name "C. Bell" appears on most of Mike's compositions,
with BMI files crediting a "Clara Belle Williams." But
the co-writer's actual identity remains a mystery and some
people have said it was simply Mike's way of getting
voice is heard on a 45 that's credited to Marco Hammon -
"Me Boy You Girl" - a D-Town single that harks back to
his HOB days. And a couple of "garage" recordings were
released after Dave Leone did a deal with Mike shortly
before forming his own label: Hideout.
key player at D-Town was singer-songwriter, Cody Black, who
joined the fold in '64, soon after arriving from his home
in Cincinnati. He appeared on the company's first review,
held at George Kelly's popular nightclub, where he
undoubtedly plugged his debut D-Town 45: "These Chains of Love."
reminisced about his wonderful stint at D-Town, telling me, "Mike
was straight guy, a good teacher. I became the A & R man
and signed The Precisions. They came up to the door and
auditioned, and I heard them sing and said - yea, you all
get a contact."
The Precisions then made their recording debut with a
self-penned gem titled "My Lover Come Back" - a
beautiful ballad that borders on a cappella, although it's
the flip, "I Wanna Tell My Baby," that's preferred by
Northern Soul fans. Group-member Arthur Ashford told me they
sang the songs in the bathroom of the Pig Pen, where their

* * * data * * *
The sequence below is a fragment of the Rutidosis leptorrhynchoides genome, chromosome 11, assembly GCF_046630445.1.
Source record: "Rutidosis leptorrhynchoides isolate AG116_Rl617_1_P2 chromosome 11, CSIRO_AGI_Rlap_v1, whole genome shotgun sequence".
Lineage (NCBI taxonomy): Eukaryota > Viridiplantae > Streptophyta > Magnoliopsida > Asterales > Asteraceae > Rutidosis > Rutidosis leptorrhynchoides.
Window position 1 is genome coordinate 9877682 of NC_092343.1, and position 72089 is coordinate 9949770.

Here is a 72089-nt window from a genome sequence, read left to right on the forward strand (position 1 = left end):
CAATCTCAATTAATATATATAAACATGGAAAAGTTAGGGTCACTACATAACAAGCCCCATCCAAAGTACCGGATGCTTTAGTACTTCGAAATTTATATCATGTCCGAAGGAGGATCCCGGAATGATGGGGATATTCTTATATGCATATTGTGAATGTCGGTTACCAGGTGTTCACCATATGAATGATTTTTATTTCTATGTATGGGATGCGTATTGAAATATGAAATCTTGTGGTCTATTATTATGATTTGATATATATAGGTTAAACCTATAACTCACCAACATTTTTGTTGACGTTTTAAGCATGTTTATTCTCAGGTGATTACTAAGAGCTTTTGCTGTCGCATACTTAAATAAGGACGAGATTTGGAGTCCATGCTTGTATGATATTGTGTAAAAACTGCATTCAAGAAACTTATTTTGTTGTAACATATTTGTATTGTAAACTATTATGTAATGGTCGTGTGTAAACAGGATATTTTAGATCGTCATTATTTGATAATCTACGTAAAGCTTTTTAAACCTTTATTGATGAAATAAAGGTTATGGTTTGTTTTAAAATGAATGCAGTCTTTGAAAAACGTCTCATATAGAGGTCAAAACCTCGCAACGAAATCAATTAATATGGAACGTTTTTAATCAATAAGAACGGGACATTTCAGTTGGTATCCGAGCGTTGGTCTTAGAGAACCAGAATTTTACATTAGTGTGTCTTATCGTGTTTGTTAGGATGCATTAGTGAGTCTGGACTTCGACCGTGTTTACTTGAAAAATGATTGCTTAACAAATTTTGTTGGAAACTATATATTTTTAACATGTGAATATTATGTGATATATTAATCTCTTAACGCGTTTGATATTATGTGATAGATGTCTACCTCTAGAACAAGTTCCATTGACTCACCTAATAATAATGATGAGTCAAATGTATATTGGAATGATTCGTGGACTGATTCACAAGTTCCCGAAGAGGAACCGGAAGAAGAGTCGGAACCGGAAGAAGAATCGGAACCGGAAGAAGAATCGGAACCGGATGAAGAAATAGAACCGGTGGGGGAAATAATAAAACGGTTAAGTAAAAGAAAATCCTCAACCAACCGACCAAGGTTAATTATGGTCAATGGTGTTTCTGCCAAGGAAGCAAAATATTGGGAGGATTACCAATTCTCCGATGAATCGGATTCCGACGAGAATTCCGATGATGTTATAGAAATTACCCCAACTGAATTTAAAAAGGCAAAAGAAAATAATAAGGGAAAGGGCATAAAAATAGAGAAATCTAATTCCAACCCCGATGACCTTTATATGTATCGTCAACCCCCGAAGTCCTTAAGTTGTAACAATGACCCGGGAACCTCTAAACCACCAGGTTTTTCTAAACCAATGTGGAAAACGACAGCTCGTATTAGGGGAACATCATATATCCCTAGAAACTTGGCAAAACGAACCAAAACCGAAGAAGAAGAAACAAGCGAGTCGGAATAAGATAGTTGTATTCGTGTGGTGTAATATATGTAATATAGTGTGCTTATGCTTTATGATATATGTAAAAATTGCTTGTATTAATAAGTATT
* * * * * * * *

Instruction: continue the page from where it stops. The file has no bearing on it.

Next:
voices resonated off the tiled walls and hard fixtures.
Mike was always looking for a different kind of sound, and
sometimes used the large basement in Pampa Lanes Bowling
Alley. This place had the acoustics of an aircraft hangar
and it's probably where Cody Black cut his "Too Many
Irons In The Fire."
D-Town's biggest hit, "I Want You To Have Everything,"
was cut in Mickay's record store on 14th
Street, an enterprise owned by Fred Brown. Frank Bryant
played guitar on the session and told me about it, "It was
cut in the back of the record shop, where we rehearsed. Dave
Hamilton brought a portable thing in (recorder), and the
Magic Tones were on chairs, singing."
Rogers sang the lead vocal in the bathroom and the song sold
so well it entered Billboard's chart in January 1965,
peaking at number 17.
that time Mike also produced a couple of songs on J.J.
Barnes that were released on the Mickay's label:
"Color Green" and "These Chains of Love." When I
asked J.J. about these he told me, "Mike co-produced those
songs with Mr. Brown, who had a big place at the corner of
14th and Grand River. Mike came over one day and
said, 'You can record in this place.' He wanted to do a
session on me - that's how those songs came about."
by the national success of Lee Rogers' hit, Mike decided
to move to a more prominent location and chose a house at
2656 West Grand Boulevard: literally just a couple of doors
east of Motown's Hitsville studio. Berry Gordy wasn't
Notes thanks to Graham
image must not be
reproduced, used or copied photograph
credits at end of webisode